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Does Place Matter? An International Comparison of Early Childhood Development Outcomes between the Metropolitan Areas of Melbourne, Australia and Montreal, Canada

1
Department of Social & Preventive Medicine, École de santé publique, Université de Montréal, Montréal, QC H3N 1X9, Canada
2
Direction Régionale de Santé Publique, Centre Intégré Universitaire de Santé et Services Sociaux du Centre-Sud-de-l’Île-de-Montréal, Montréal, QC H2L 1M3, Canada
3
Health Innovation and Evaluation Hub, Centre de recherche du CHUM, Montréal, QC H2X 0A9, Canada
4
Centre for Community Child Health, Murdoch Children’s Research Institute, & Faculty of Medicine, Dentistry and Health Sciences, University of Melbourne, Melbourne VIC 3052, Australia
*
Author to whom correspondence should be addressed.
Int. J. Environ. Res. Public Health 2019, 16(16), 2915; https://doi.org/10.3390/ijerph16162915
Received: 5 May 2019 / Revised: 24 July 2019 / Accepted: 28 July 2019 / Published: 14 August 2019
(This article belongs to the Special Issue Health Inequalities in Children)
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Abstract

There is strong consensus about the importance of early childhood development (ECD) for improving population health and closing the health inequity gap. Environmental features and public policies across sectors and jurisdictions are known to influence ECD. International comparisons provide valuable opportunities to better understand the impact of these ecological determinants on ECD. This study compared ECD outcomes between metropolitan Melbourne (Australia) and Montreal (Canada), and contrasted disparities across demographic and socioeconomic characteristics. Methods: Population wide surveys using the Early Development Instrument (EDI) were conducted among 4–6 years-old children in both Montreal and Melbourne in 2012, measuring five domains of ECD: 1-Physical Health/Well-Being (PHYS); 2-Social Competence (SOC); 3-Emotional Maturity (EMOT); 4-Language/Cognitive Development (COGN); and 5-Communication Skills/General Knowledge (COMM). Descriptive analyses of summary EDI indicators and domain indicators (including median scores and interquartile ranges) were compared between metropolitan areas, using their respective 95% confident intervals (CIs). Analyses were performed using Stata software (v14). Results: The proportion of children developmentally vulnerable in at least one domain of ECD was 26.8% (95% CIs: 26.2, 27.3) in Montreal vs. 19.2% (95% CIs: 18.8, 19.5) in Melbourne. The Melbourne advantage was greatest for EMOT and COGN (11.5% vs. 6.9%; 13.0% vs. 5.8%). In both Montreal and Melbourne, boys, immigrants, children not speaking the language of the majority at home, and those living in the most deprived areas were at greater risk of being developmentally vulnerable. Relative risks as a function of home language and area-level deprivation subgroups were smaller in Montreal than in Melbourne. Conclusion: This study shows that Melbourne’s children globally experience better ECD outcomes than Montreal’s children, but that inequity gaps are greater in Melbourne for language and area-level deprivation subgroups. Further research is warranted to identify the environmental factors, policies, and programs that account for these observed differences. View Full-Text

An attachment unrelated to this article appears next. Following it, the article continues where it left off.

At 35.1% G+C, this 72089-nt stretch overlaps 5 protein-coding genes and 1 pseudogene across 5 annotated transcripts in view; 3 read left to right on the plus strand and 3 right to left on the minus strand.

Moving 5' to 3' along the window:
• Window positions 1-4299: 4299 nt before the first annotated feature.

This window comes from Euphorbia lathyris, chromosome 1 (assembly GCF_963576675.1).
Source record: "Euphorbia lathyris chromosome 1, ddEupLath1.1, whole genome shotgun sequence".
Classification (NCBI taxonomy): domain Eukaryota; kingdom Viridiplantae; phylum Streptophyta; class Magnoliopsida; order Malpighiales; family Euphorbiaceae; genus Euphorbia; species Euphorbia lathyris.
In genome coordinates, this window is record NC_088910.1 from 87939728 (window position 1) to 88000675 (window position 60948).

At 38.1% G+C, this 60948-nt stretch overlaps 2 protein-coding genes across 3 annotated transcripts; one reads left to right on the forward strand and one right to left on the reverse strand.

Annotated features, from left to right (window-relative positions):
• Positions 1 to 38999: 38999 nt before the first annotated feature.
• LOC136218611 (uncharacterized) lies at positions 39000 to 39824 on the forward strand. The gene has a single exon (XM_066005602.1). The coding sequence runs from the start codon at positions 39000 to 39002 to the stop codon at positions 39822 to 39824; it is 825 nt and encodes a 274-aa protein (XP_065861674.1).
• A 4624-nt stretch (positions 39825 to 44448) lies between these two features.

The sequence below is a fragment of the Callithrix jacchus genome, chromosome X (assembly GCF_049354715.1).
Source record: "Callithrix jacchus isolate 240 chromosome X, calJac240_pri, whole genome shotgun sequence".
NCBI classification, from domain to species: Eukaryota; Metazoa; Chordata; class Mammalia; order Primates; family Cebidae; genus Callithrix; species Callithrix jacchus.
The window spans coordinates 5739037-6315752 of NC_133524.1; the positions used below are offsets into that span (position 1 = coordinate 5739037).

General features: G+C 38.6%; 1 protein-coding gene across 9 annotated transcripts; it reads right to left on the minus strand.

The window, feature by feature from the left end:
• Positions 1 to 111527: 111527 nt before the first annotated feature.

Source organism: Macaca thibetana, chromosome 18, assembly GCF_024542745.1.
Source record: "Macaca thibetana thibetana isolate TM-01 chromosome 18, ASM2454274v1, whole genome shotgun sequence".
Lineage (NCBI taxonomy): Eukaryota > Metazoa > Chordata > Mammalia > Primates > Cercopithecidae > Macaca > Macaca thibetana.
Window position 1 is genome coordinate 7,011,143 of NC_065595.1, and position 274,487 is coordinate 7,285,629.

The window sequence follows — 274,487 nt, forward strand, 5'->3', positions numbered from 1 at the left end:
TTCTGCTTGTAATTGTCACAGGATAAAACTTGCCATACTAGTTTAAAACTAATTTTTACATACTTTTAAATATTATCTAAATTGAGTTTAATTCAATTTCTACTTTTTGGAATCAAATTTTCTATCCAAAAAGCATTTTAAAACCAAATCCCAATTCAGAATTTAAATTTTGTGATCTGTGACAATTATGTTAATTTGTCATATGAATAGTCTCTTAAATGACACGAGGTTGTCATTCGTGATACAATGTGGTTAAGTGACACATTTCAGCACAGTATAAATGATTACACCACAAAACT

Keywords: early childhood development; child health inequities; early development instrument; children’s health and well-being; international comparison; Melbourne (Australia); Montreal (Canada) early childhood development; child health inequities; early development instrument; children’s health and well-being; international comparison; Melbourne (Australia); Montreal (Canada)
This is an open access article distributed under the Creative Commons Attribution License which permits unrestricted use, distribution, and reproduction in any medium, provided the original work is properly cited (CC BY 4.0).

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Dea, C.; Gauvin, L.; Fournier, M.; Goldfeld, S. Does Place Matter? An International Comparison of Early Childhood Development Outcomes between the Metropolitan Areas of Melbourne, Australia and Montreal, Canada. Int. J. Environ. Res. Public Health 2019, 16, 2915.

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